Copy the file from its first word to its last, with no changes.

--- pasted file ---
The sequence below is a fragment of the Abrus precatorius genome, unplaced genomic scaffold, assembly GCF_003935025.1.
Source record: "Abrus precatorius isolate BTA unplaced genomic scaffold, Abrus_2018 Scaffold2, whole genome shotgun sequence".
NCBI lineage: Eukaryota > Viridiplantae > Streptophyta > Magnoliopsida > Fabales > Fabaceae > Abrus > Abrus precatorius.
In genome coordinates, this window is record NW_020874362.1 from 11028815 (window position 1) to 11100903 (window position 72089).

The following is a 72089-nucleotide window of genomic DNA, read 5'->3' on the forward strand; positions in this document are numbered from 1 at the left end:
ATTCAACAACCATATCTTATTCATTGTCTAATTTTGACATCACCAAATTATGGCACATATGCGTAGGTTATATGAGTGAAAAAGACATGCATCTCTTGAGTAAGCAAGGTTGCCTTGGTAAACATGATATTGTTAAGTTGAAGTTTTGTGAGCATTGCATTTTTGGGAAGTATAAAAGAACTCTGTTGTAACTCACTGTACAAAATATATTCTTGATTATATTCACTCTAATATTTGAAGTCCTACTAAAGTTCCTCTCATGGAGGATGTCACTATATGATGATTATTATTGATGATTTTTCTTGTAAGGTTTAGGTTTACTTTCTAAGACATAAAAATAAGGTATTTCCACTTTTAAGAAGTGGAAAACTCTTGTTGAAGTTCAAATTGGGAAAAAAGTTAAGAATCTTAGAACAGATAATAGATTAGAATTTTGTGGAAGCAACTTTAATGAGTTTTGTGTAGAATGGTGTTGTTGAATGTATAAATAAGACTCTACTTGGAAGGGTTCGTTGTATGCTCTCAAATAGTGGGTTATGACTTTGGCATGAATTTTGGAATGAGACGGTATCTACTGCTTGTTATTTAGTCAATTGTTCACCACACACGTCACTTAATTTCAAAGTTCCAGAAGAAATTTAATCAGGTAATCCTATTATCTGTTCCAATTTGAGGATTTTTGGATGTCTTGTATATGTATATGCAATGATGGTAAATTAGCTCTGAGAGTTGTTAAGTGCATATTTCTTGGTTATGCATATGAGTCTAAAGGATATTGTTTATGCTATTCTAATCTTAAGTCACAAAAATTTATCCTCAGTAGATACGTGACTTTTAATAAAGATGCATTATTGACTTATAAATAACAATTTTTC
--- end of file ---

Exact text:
The sequence below is a fragment of the Abrus precatorius genome, unplaced genomic scaffold, assembly GCF_003935025.1.
Source record: "Abrus precatorius isolate BTA unplaced genomic scaffold, Abrus_2018 Scaffold2, whole genome shotgun sequence".
NCBI lineage: Eukaryota > Viridiplantae > Streptophyta > Magnoliopsida > Fabales > Fabaceae > Abrus > Abrus precatorius.
In genome coordinates, this window is record NW_020874362.1 from 11028815 (window position 1) to 11100903 (window position 72089).

The following is a 72089-nucleotide window of genomic DNA, read 5'->3' on the forward strand; positions in this document are numbered from 1 at the left end:
ATTCAACAACCATATCTTATTCATTGTCTAATTTTGACATCACCAAATTATGGCACATATGCGTAGGTTATATGAGTGAAAAAGACATGCATCTCTTGAGTAAGCAAGGTTGCCTTGGTAAACATGATATTGTTAAGTTGAAGTTTTGTGAGCATTGCATTTTTGGGAAGTATAAAAGAACTCTGTTGTAACTCACTGTACAAAATATATTCTTGATTATATTCACTCTAATATTTGAAGTCCTACTAAAGTTCCTCTCATGGAGGATGTCACTATATGATGATTATTATTGATGATTTTTCTTGTAAGGTTTAGGTTTACTTTCTAAGACATAAAAATAAGGTATTTCCACTTTTAAGAAGTGGAAAACTCTTGTTGAAGTTCAAATTGGGAAAAAAGTTAAGAATCTTAGAACAGATAATAGATTAGAATTTTGTGGAAGCAACTTTAATGAGTTTTGTGTAGAATGGTGTTGTTGAATGTATAAATAAGACTCTACTTGGAAGGGTTCGTTGTATGCTCTCAAATAGTGGGTTATGACTTTGGCATGAATTTTGGAATGAGACGGTATCTACTGCTTGTTATTTAGTCAATTGTTCACCACACACGTCACTTAATTTCAAAGTTCCAGAAGAAATTTAATCAGGTAATCCTATTATCTGTTCCAATTTGAGGATTTTTGGATGTCTTGTATATGTATATGCAATGATGGTAAATTAGCTCTGAGAGTTGTTAAGTGCATATTTCTTGGTTATGCATATGAGTCTAAAGGATATTGTTTATGCTATTCTAATCTTAAGTCACAAAAATTTATCCTCAGTAGATACGTGACTTTTAATAAAGATGCATTATTGACTTATAAATAACAATTTTTC